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Understanding risk for feeder cattle: Pt. 3

The Markets: Don’t buy unless the basis is favourable for a profit

This is the third article in the ‘Understanding risk for feeder cattle’ series. I started by explaining the feeder cattle futures market and basic theory of hedging. The second column focused on average basis levels and using these basis levels to forecast an expected selling price.

I analyzed the risk and reward of backgrounding 550-pound steer calves and selling 850-pound steers over the past 10 years. That program had an average return of $24 per head with a standard deviation of $158/head. If a backgrounding operation bought 550 calves and sold 850 steers every month, one could expect to make or lose $134 or $182 per head approximately 68 per cent of the time. The other 32 per cent of the time, the gains or losses were more extreme.

Finally, in the previous article, I said if the operation hedged production on every round of feeding, the average return marginally improved and the standard deviation dropped by $10/head. I also described three behavioural characteristics of the cash and futures markets.

The final point

This brings us to the final article in the series. I don’t pretend this is the holy grail of risk management, but it will definitely help improve the rewards and lower the risk in the long run.

To start, I want to focus on the average and standard deviation of the basis.

Over the 10 years from Jan. 1, 2007 to Dec. 31, 2016, the average basis and standard deviation was as follows using monthly data for Manitoba.

Notice that the standard deviation for 550-pound steers is nearly twice that of 850-pound steers. Producers are buying in a high-risk basis market and selling in a significantly lower-risk basis environment. I also want to emphasize the purchase price is within the control of the producer. When selling cattle, the producer is basically a price taker but the producer can control the bids they give to the order buyer. Buying your feeder cattle at the right price and the right basis is the most important aspect of risk management.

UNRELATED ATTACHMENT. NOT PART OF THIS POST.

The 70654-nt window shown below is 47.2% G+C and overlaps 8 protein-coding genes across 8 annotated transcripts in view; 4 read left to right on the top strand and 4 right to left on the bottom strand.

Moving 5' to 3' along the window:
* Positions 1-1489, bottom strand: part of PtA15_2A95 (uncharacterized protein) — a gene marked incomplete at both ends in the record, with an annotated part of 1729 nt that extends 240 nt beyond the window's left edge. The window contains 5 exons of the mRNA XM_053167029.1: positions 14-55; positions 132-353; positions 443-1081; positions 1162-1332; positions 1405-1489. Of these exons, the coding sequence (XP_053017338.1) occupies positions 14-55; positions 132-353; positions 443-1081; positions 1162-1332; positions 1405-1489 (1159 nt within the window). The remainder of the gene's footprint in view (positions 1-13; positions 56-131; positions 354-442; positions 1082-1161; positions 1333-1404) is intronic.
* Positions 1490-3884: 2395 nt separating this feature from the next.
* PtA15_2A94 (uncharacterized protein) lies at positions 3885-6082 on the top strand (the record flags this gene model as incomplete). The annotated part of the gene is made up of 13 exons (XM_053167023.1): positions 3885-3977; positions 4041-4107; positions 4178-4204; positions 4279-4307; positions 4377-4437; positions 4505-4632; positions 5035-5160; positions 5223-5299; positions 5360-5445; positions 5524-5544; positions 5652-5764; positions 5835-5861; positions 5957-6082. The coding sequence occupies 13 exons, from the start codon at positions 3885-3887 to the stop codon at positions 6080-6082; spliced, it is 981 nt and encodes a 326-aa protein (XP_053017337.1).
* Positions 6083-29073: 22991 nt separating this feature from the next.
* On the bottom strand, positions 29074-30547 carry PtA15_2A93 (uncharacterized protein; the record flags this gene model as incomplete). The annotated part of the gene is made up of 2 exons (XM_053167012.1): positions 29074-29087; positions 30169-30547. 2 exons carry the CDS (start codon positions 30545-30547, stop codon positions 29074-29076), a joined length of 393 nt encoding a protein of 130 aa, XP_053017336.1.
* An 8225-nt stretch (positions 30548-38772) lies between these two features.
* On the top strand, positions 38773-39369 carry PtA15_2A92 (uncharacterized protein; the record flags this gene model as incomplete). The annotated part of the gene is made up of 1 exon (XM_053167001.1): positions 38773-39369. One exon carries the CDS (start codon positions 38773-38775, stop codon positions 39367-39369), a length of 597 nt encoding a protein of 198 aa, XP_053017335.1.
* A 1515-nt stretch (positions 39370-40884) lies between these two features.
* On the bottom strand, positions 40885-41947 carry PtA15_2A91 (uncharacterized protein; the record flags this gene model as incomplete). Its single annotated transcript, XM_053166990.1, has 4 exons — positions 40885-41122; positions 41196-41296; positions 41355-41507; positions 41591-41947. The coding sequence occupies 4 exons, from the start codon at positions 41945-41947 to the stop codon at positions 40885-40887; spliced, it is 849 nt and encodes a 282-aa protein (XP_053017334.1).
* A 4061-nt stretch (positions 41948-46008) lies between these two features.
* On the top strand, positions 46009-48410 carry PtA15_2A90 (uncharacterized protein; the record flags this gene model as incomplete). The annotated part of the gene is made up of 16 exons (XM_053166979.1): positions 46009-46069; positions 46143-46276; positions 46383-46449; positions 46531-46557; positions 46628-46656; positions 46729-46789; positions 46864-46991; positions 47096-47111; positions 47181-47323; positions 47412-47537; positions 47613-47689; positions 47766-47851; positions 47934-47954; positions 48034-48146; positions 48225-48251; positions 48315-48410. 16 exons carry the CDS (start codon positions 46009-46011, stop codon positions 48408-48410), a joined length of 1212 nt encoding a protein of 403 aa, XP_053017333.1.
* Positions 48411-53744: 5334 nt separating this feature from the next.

Consider the following example. In this case study, the feeder cattle futures are currently priced at Cdn$182 while 550-pound steers are trading for $220. If we use a cost-per-pound gain of $0.80/pound, we can say that the cost of the feeder is $1,210 plus the cost to put on 300 pounds of $240, which equates to a total cost of $1,450. Under the 850-pound steer column, I’ve shown the total sale of $1,453 (850 pounds times $171/pound equals $1,453).

Remember, the basis equals the futures price minus the cash price. In the case study, the basis is -$38, which means the basis is above the futures price. ($182 minus $220 equals -$38). If the basis purchase is at -$38, the basis sale needs to be $11. In essence, the producer is becoming a basis trader.

Since the standard deviation is wider on the 550-pound calves, the key is to make the purchase at the right basis levels. The producer needs to calculate the current basis of 850-pound feeders. Then calculate back into the 550-pound calf price and basis that is needed to be profitable. Once the purchase basis comes in line so that you can buy the feeders and be profitable, the producer buys the feeders and places the hedge on the futures.

We can take this one step further. Since we know the standard deviation on the selling price is $10, the producer can add this on the current basis of the 850-pound steers and this will further enhance the profitability. If the current basis on 850-pound steers is $11, then use a basis of $21 in the calculation to back into the purchase price needed to be profitable on the 550-pound calves.

This may sound a bit convoluted at first but producers should just pencil it out or use a simple spreadsheet. In time it will become second nature. If you can’t buy the feeders at the right basis level to be profitable, then don’t buy the feeders. Be patient and the market will eventually provide an opportunity.

In the previous issue I provided three behavioural characteristics of the cash and futures markets so that producers are aware of the market dynamics in relation their current analysis. My dad always said that cattle feeding is not for the “lazy mind” and the market easily weeds out the non-thinkers.

About the author


Jerry Klassen

Jerry Klassen is manager of the Canadian office for Swiss-based grain trader GAP SA Grains and Products Ltd. and also president and founder of Resilient Capital, a specialist in commodity futures trading and commodity market analysis. He can be reached at (204) 504-8339 or visit his website at



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